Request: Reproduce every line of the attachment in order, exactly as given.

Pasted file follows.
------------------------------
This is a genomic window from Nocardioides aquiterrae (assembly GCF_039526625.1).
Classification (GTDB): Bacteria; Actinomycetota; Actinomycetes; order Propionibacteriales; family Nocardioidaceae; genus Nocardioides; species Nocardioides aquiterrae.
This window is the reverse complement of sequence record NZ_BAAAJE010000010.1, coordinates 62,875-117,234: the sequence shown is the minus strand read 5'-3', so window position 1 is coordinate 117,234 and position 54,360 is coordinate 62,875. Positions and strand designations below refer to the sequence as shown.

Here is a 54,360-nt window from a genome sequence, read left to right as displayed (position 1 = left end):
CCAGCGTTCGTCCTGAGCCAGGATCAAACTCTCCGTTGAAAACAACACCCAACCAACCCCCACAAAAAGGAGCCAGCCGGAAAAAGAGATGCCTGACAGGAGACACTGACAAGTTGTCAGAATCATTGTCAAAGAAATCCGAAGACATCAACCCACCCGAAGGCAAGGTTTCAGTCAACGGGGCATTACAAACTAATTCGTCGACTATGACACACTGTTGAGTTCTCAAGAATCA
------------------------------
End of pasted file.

This is a genomic window from Nocardioides aquiterrae (assembly GCF_039526625.1).
Classification (GTDB): Bacteria; Actinomycetota; Actinomycetes; order Propionibacteriales; family Nocardioidaceae; genus Nocardioides; species Nocardioides aquiterrae.
This window is the reverse complement of sequence record NZ_BAAAJE010000010.1, coordinates 62,875-117,234: the sequence shown is the minus strand read 5'-3', so window position 1 is coordinate 117,234 and position 54,360 is coordinate 62,875. Positions and strand designations below refer to the sequence as shown.

Here is a 54,360-nt window from a genome sequence, read left to right as displayed (position 1 = left end):
CCAGCGTTCGTCCTGAGCCAGGATCAAACTCTCCGTTGAAAACAACACCCAACCAACCCCCACAAAAAGGAGCCAGCCGGAAAAAGAGATGCCTGACAGGAGACACTGACAAGTTGTCAGAATCATTGTCAAAGAAATCCGAAGACATCAACCCACCCGAAGGCAAGGTTTCAGTCAACGGGGCATTACAAACTAATTCGTCGACTATGACACACTGTTGAGTTCTCAAGAATCA